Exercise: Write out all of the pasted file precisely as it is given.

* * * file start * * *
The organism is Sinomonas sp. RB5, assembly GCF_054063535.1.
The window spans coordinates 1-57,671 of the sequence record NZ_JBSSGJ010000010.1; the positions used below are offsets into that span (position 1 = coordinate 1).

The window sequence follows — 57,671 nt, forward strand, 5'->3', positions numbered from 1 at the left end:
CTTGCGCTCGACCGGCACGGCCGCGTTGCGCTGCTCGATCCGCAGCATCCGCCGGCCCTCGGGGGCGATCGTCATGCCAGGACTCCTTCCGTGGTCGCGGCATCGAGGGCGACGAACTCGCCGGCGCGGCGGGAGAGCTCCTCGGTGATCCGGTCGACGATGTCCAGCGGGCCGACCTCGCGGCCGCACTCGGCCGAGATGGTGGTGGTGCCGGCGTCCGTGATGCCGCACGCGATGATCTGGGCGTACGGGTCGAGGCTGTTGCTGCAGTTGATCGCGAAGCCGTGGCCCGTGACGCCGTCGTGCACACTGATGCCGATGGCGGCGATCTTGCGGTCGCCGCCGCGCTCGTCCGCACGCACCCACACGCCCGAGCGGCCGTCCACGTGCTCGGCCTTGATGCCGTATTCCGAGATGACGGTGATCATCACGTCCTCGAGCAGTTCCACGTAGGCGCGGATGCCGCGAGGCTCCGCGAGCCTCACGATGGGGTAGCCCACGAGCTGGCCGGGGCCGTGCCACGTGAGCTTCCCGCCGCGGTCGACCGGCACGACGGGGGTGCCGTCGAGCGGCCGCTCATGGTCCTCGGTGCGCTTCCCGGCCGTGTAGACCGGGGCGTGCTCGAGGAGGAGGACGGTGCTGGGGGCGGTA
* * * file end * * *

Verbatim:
The organism is Sinomonas sp. RB5, assembly GCF_054063535.1.
The window spans coordinates 1-57,671 of the sequence record NZ_JBSSGJ010000010.1; the positions used below are offsets into that span (position 1 = coordinate 1).

The window sequence follows — 57,671 nt, forward strand, 5'->3', positions numbered from 1 at the left end:
CTTGCGCTCGACCGGCACGGCCGCGTTGCGCTGCTCGATCCGCAGCATCCGCCGGCCCTCGGGGGCGATCGTCATGCCAGGACTCCTTCCGTGGTCGCGGCATCGAGGGCGACGAACTCGCCGGCGCGGCGGGAGAGCTCCTCGGTGATCCGGTCGACGATGTCCAGCGGGCCGACCTCGCGGCCGCACTCGGCCGAGATGGTGGTGGTGCCGGCGTCCGTGATGCCGCACGCGATGATCTGGGCGTACGGGTCGAGGCTGTTGCTGCAGTTGATCGCGAAGCCGTGGCCCGTGACGCCGTCGTGCACACTGATGCCGATGGCGGCGATCTTGCGGTCGCCGCCGCGCTCGTCCGCACGCACCCACACGCCCGAGCGGCCGTCCACGTGCTCGGCCTTGATGCCGTATTCCGAGATGACGGTGATCATCACGTCCTCGAGCAGTTCCACGTAGGCGCGGATGCCGCGAGGCTCCGCGAGCCTCACGATGGGGTAGCCCACGAGCTGGCCGGGGCCGTGCCACGTGAGCTTCCCGCCGCGGTCGACCGGCACGACGGGGGTGCCGTCGAGCGGCCGCTCATGGTCCTCGGTGCGCTTCCCGGCCGTGTAGACCGGGGCGTGCTCGAGGAGGAGGACGGTGCTGGGGGCGGTA